Sue Jackson’s article in the May 2009 edition of VAFT News (Volume 31, No 2, Victorian Association of Family Therapists) caused justified concern amongst some readers. This article both builds on Sue’s piece and highlight a number of concerns with it. The concerns include factual errors, omissions and underlying themes that would be of both interest and concern to those practicing Family Therapy.
Sue’s article is partly based around a misrepresentation of an article by Ethan Bronner in the New York Times. Bronner’s article highlights the “utterly distinct and contrasting sets of assumptions” that come with both the Palestinian narrative and the Israeli narrative of the conflict. He argues the importance of neutrality in the media, but notes that, “every time I fail to tell the story each side tells itself, I have failed in its eyes to do my job.” Bronner’s argument, supported by examples of complaints he has received from all sides, is that some people will always complain when the media doesn’t give them exactly what they want to hear. Sue Jackson misconstrues this claiming it shows “how difficult it is for journalists to get it ‘right’”. Her article uses this mischaracterisation of Bronner as a crutch to lend legitimacy to a political claim of media bias against her chosen point of view. This is exactly the sort of behaviour which Bronner warns us about.
Jackson’s mischaracterisation of Bronner’s argument is made worse by the assertion that the narratives Bronner describes “make inevitable a stance of ‘if you are not with us, you’re against us’”. Such a view point is openly antagonistic while blaming the other for that antagonism. The suggestion of an inevitable antagonism from a Jewish colleague, if the matter of Israel is raised, suggests Jews have a single view point, and further, are unreasonably confrontational in treating all who don’t 100% agree with them as enemies. This assumption might be considered defamatory – it certainly upset some Jewish readers.
Contrary to Sue Jackson’s opening, I suspect her unease, in discussing the topic of Israel with a Jewish colleague, results from an awareness of her own strongly entrenched pro-Palestinian narrative. That narrative typically is told with an embedded hostility to Jews and Israelis. That unease is sometimes exacerbated by an irrational fear of “Jewish power” fed by antisemitic conspiracy theories, such those claiming Jews control the media, the banks, or world government. Jackson uses a biased report on the US media to make an unfounded claim of conspiracy in the Australian media. She suggests a conspiracy when she says it is “interesting, in view of Avaaz’s assertion of bias” that Suad Amiry’s visit to Melbourne a few years ago received no advertising or subsequent press coverage. My own research showed that Amiry appeared on the ABC’s “Enough Rope with Andrew Denton”. The information was readily obtainable by an internet search. Jackson mischaracterises Bronner suggesting he too supports the opinion that only one side of the story is being told. Bronner suggests no such thing. He goes to some lengths to show complaints from both sides. Jackson’s misrepresentation does not do her any credit.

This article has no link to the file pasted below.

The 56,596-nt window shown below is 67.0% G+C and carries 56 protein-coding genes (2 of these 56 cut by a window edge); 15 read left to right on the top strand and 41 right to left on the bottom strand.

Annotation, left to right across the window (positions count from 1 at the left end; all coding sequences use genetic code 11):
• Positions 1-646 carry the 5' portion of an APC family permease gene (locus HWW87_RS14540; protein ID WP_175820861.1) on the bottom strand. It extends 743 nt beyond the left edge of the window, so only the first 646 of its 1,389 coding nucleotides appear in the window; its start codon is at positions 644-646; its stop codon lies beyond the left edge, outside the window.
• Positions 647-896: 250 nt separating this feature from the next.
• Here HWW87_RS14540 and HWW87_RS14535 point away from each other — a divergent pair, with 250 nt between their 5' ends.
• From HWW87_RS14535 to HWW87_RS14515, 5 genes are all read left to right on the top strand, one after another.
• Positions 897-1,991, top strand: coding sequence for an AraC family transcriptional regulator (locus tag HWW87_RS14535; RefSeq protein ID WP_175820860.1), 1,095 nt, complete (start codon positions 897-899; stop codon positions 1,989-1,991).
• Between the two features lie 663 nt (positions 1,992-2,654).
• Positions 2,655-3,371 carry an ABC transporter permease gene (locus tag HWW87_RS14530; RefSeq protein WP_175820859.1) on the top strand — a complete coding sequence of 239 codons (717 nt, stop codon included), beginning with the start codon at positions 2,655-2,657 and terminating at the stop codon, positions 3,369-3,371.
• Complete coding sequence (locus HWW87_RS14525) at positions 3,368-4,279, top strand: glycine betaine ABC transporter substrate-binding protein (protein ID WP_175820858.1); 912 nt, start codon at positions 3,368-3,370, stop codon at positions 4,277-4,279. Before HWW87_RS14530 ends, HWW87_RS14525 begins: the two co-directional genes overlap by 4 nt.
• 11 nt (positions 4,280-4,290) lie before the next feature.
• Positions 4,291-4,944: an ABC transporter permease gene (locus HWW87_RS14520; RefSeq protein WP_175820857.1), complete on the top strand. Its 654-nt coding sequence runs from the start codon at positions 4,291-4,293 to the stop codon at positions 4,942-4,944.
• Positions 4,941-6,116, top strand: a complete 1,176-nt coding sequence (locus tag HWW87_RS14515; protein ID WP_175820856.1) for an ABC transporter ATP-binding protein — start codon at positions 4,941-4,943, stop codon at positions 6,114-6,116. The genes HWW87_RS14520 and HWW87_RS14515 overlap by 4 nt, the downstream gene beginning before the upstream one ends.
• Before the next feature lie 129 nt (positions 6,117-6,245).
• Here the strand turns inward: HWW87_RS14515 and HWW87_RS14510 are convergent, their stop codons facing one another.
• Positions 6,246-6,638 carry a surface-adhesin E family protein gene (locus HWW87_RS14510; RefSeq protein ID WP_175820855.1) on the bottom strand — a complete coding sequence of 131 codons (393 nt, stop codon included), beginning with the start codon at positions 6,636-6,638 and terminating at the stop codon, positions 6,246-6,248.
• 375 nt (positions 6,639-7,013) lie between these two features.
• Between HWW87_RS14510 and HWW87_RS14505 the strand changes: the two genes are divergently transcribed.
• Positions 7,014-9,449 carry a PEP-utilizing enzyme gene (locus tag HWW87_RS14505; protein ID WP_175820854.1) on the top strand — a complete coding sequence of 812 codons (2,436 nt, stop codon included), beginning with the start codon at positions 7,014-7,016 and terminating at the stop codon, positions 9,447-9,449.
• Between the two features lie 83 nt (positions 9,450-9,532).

In the remainder of the article, Sue Jackson uses political NGOs with anti-Israel campaigns both to promote those campaigns specifically and to promote a general anti-Israel political stance. She promotes the Palestinian narrative, to the exclusion of any opposing views, in exactly the way Bronner warns about. The use of Israeli sources who themselves promote an anti-Israel narrative, coupled with a Palestinian recital of the Palestinian narrative, strengthens this bias. The Avaaz report comes not from an “online watch dog organisation” as Jackson portrays it, but rather from a political activism organisation. An Avaaz campaign video won YouTube’s Political Video of the Year for 2007. The organisation also runs campaigns on the conflict, primarily in Israel. One campaign listed on their website is a misleading petition calling for “an end to the blockade on humanitarian aid to Gaza”. Israel itself donates and facilitates much of the aid to Gaza. Since January, 376,148 tons of aid entered Gaza via Israel.